Garbled amid the static
Journalists often are accused of focusing too much on negatives. So we’ll try this week to find the most positive thing we can say about the burgeoning ensemble of elected and appointed officials who each week star in the continuing dramatic farce known as Marion County government:
Kindergartners of the world owe them a favor. No longer must innocent (if sometimes misbehaving) young children bear the stigma of society’s stereotypical derision. When someone behaves in an immature, petulant manner, we no longer need to say, “You’re acting like a kindergartner.” We instead can say, “You’re acting like a county official.”
Sometimes when we write a story about something controversial, we ask a few disinterested people to read it first and give us their assessment of who’s the hero and who’s the jerk. It’s how we check to make sure we’re presenting both sides. Most issues, after all, aren’t black and white. No one should come out purely saint or sinner.
With this week’s story about petulant times for the county’s ambulance service, absolutely none of the key players came back appearing to be heroes; all were labeled jerks by our test readers. Grudgingly, we admit it feels that way to us, too. And we can only imagine what some business person, thinking of relocating to Marion County, might believe if he or she were following the story.
Still, that’s not what we want to write about this week. We want to write instead about yet another area, only tangentially related, in which county government seems to blithely throw money at problems: the new digital radios the county is using for police, fire, and ambulance communication.
We’re no experts on the nuances of the digital system compared to the county’s old analog system. But, nearly a decade ago, when an up and coming county official, now long gone for greener pastures, warned us this was coming, we knew enough to buy equipment that would be compatible, and we went onto the web to learn what else we could about the system.
The first thing we learned, many years ago, was that digital radios simply didn’t work with the old analog two-tone paging system the county employed to make sure volunteer firefighter and ambulance attendants everywhere didn’t have to be disturbed by routine calls that didn’t affect them. This was, in fact, a prime reason why other jurisdictions we talked to kept slimmed-down versions of the old analog systems for paging and saved big time by buying expensive digital radios only for vehicles that volunteers would reach after being paged.
Marion County decided on the more expensive route, then expressed surprise when two-tone paging didn’t work as it used to. It also discovered just a few weeks ago something else that we learned years ago: that backup cell-phone paging is equally flawed, with urgent messages often delayed for precious minutes or even hours.
Officials seem intent on blaming dispatchers’ consoles, saying the consoles don’t have capacity to reach separate groups. But that appears to represent a fundamental misunderstanding of how the system works. The new system uses just half-a-dozen total frequencies, with one transmitter and one antenna able to access all of them. An inaudible signal hidden in each transmission determines who actually receives it, much as audible two-tone paging used to do with the old analog system. Only certain radios receive the signals because they are in specified “talkgroup” or because the transmission was targeted at that individual radio’s unique ID number.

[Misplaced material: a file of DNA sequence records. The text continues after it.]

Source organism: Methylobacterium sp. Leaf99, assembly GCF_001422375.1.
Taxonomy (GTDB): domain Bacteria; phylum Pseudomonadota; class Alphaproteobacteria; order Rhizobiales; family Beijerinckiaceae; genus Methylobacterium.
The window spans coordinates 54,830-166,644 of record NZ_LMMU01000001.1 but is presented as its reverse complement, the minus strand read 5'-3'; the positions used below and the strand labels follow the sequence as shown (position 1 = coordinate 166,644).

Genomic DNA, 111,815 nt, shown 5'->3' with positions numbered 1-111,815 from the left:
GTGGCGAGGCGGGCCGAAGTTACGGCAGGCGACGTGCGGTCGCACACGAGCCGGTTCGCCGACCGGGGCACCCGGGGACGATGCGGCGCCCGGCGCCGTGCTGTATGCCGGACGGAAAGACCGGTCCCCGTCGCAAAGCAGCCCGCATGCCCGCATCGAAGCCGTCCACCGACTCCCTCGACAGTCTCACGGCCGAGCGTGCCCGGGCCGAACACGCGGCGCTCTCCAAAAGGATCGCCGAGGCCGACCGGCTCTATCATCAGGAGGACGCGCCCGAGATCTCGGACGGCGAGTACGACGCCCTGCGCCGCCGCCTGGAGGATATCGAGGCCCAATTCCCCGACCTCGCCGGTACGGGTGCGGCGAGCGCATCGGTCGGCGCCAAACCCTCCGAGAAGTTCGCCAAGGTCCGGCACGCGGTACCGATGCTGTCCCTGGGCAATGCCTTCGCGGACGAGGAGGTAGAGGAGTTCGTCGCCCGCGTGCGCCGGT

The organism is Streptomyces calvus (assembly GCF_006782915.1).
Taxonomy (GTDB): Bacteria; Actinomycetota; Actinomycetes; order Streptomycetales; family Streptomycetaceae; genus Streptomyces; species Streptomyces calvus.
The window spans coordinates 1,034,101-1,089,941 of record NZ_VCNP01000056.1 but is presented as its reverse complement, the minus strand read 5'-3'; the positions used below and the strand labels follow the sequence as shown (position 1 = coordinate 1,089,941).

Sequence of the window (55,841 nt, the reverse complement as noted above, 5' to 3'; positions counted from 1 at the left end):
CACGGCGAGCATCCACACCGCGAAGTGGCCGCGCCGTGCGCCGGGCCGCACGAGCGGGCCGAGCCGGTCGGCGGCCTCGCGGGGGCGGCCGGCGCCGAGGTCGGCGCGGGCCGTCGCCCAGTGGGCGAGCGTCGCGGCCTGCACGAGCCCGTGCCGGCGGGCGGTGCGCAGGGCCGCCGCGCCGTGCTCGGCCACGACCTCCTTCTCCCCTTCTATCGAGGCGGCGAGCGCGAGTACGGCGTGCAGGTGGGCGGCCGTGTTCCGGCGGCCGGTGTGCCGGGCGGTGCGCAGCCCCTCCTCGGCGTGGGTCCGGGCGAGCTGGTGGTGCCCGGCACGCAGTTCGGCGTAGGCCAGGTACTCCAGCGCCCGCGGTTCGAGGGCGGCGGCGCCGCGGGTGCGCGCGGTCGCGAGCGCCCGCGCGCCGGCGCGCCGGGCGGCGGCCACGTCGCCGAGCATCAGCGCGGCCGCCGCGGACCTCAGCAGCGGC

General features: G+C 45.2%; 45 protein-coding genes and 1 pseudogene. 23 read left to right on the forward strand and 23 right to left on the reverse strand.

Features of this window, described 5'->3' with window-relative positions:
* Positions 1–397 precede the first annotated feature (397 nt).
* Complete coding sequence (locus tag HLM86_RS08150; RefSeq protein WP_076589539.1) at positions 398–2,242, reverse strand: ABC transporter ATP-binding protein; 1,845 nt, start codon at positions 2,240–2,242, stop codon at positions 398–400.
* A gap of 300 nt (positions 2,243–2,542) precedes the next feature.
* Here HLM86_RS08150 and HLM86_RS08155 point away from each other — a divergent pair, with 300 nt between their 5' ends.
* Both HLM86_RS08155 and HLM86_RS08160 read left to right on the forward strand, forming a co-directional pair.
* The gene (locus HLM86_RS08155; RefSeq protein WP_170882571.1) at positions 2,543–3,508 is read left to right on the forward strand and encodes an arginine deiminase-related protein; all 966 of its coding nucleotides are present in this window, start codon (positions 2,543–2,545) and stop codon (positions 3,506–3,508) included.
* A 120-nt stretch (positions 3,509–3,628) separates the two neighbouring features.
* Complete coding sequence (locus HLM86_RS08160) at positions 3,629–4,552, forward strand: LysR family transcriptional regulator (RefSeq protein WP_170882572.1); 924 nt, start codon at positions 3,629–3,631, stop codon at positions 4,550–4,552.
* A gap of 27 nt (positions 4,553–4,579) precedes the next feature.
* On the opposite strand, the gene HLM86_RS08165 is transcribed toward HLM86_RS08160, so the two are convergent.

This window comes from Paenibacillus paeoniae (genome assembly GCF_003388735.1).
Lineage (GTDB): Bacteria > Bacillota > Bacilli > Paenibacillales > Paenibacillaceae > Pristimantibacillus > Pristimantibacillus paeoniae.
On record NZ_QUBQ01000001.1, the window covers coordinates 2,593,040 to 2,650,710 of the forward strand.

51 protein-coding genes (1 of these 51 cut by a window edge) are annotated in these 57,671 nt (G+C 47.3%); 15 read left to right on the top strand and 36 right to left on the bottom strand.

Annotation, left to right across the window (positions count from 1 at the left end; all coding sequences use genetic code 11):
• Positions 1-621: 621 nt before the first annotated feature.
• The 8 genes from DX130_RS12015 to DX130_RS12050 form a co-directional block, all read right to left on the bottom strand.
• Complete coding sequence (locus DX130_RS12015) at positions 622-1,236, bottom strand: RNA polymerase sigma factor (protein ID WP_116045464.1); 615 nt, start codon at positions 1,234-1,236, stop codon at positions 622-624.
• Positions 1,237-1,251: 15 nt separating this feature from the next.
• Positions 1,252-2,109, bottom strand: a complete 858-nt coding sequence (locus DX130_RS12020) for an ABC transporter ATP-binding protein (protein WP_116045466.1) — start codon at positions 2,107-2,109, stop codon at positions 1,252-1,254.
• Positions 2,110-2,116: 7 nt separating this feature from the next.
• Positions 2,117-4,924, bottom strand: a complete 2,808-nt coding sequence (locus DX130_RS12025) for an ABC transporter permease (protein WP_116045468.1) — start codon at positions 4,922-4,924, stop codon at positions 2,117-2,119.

Again, we’re no experts on any of this — although we have documented in recent weeks the individual IDs of more than 400 separate radios in use in the county. But we find, doing a simple search for the specification sheets for dispatcher consoles, that one of the most commonly cited bragging points is that, from a single console, dispatchers can send to multiple different “talkgroups” or collections of individual radios. You don’t need a separate console for each, yet that appears to be precisely what the county is preparing to throw yet more money at — provided it can find space for additional consoles.
Perhaps one of the reasons we end up with so much acrimony in county government is that no one — elected or appointed — seems to fully understand and appreciate how things work. More to the point, they often seem incapable of determining what they would buy if they actually had to pay for the equipment or staffing themselves. When taxpayers — either local or distant, if grants are involved — foot the bill, it’s just a matter of shoveling money at problems as fast as possible. And when money starts getting tight, tempers start to flare.
Would having a county administrator fix this? Maybe, if the administrator actually knew his or her job and would be listened to by commissioners who seem intent on micromanaging during meetings or engaging in almost surreptitious scheming with appointees outside of meetings.
Whether with radios or ambulances, the problem is a serious lack of communication. And the victims are those of us who pay the bills.
— ERIC MEYER